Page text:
Investors largely expected the FOMC to cut rates by a quarter point.The Fedread more
The interest on excess reserves now stands at 1.8%, a 30 basis point cut compared with the 25 basis point reduction for the benchmark funds rate.The Fedread more
The decision to cut rates followed a monthslong pressure campaign by Trump, who often criticized Chairman Jerome Powell by name as he called for lower interest rates.Politicsread more
Stocks traded lower on Wednesday as traders digested the Federal Reserve's latest decision on U.S. monetary policy.US Marketsread more
The Federal Reserve dialed up its growth expectations slightly while keeping its inflation projection unchanged.Marketsread more
This is a comparison of Wednesday's FOMC statement with the one issued on July 31 after the Fed's previous policymaking meeting.The Fedread more
Ahead of the Fed's 2 p.m. announcement, many economists were forecasting one further cut in 2019, but some investors were hoping for two more this year.The Fedread more
The Fed has become increasingly divided, with three officials voting against the Fed's quarter-point cut to the fed funds target rate range.Market Insiderread more
For consumers, lower rates do mean cheaper loans, which can impact your mortgage, home equity loan, credit card, student loan tab and car payment. n the flip side, you'll earn...Personal Financeread more
Gold edged lower on Wednesday but held about the key $1,500 per ounce level after the U.S. Federal Reserve decided to cut interest rates.Futures & Commoditiesread more
Gold extended its climb above $1,330 an ounce on Wednesday after the U.S. Federal Reserve left interest rates unchanged as expected and the dollar pared gains against a basket of major currencies.
The U.S. central bank said in a statement following its two-day meeting that near-term risks to the U.S. economic outlook had diminished, opening the door to a resumption of monetary policy tightening this year.
"Gold has defied the marginally hawkish tone of the FOMC statement turning higher and pushing for a close above $1,335, which could prophesy the return of bullish sentiment," said Tai Wong, director of base and precious metals trading for BMO Capital Markets in New York.
Gold is particularly sensitive to rising U.S. rates, which would lift the opportunity cost of holding non-yielding bullion, while boosting the dollar, in which it is priced.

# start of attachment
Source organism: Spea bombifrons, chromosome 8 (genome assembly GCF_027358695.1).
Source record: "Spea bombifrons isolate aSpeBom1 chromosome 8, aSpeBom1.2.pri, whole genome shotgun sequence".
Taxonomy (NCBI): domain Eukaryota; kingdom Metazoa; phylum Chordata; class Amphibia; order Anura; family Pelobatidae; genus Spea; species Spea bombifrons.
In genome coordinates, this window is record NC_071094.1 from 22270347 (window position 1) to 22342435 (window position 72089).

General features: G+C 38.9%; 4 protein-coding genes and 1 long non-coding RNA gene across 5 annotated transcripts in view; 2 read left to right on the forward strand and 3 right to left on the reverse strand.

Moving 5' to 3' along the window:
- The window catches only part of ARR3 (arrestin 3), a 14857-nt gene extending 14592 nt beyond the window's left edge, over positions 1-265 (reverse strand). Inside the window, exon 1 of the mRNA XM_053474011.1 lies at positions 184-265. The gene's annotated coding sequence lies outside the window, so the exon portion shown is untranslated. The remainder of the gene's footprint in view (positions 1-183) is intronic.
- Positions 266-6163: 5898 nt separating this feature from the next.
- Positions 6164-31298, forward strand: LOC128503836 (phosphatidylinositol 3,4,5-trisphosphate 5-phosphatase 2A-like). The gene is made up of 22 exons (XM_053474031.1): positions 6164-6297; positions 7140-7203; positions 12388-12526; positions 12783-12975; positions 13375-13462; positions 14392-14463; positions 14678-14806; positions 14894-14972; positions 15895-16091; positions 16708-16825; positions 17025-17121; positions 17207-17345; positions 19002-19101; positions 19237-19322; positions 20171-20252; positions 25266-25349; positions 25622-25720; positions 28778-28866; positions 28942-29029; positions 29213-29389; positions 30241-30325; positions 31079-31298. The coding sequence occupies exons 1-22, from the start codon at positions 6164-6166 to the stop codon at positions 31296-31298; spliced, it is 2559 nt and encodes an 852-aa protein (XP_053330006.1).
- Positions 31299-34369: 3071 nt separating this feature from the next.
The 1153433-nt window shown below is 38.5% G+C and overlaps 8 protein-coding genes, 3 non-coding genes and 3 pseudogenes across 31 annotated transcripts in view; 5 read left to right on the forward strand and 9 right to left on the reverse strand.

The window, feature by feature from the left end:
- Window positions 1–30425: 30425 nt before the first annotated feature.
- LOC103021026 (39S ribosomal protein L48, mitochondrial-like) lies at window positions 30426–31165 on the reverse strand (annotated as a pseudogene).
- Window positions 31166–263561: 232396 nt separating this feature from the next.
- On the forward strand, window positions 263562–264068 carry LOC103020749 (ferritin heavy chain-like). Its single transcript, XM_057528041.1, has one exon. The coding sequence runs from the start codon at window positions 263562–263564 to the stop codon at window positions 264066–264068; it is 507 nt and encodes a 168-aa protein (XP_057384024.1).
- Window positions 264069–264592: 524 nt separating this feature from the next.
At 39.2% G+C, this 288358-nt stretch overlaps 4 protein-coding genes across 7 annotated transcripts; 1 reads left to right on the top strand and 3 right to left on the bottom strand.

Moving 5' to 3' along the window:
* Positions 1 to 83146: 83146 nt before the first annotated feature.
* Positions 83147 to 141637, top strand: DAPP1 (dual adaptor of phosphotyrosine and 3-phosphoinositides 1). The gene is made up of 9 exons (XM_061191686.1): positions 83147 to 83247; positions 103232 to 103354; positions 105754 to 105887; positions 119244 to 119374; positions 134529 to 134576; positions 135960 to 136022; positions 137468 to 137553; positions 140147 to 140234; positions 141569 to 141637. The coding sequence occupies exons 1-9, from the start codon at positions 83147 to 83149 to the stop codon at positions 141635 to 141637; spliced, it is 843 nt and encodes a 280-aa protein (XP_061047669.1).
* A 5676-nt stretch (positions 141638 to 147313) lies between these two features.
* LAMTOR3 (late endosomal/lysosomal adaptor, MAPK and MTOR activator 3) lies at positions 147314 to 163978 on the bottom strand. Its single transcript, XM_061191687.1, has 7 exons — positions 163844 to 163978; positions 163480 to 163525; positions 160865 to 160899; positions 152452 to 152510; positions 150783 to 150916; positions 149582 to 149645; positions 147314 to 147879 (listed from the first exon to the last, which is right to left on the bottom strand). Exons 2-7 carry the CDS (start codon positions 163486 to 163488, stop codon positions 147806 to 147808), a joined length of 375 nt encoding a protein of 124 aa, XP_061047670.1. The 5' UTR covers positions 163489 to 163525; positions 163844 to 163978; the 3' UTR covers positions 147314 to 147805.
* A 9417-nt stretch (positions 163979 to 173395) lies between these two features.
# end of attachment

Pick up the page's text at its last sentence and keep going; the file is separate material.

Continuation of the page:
The dollar, which was buoyed earlier by reports of a larger than previously expected fiscal stimulus plan for Japan that knocked the yen lower, gave back its gains against a basket of currencies.
"Our economists are expecting a rate hike in December, but if the Fed starts to sound hawkish now, that could weigh on gold," UBS analyst Joni Teves said before the statement was released. "There are downside risks here."
Uncertainty over the path of U.S. rates has eroded nearly 50 percent of the gains gold has made since UK voters shocked global markets last month by voting to leave the European Union.
"Gold's insurance benefits come at a price on these levels," Julius Baer said in a research note. "While Brexit-related uncertainty should be supportive for prices in the short term, the market appears too complacent with U.S. monetary policy."
Holdings of the world's largest gold-backed exchange-traded fund, SPDR Gold Trust, have seen an outflow of nearly 28 tonnes in the last three weeks.
Among other precious metals, spot platinum surged 3.67 percent at $1,132.30, after hitting the highest in nearly 14 months, extending gains after the Fed statement.
Spot palladium has risen every day this week, following five straight weeks of gains. On Wednesday, it climbed to a 9-1/2-month high, firming by as much as 2.36 percent at $703.20.
Silver spot prices were up 3.73 percent at $20.35 an ounce.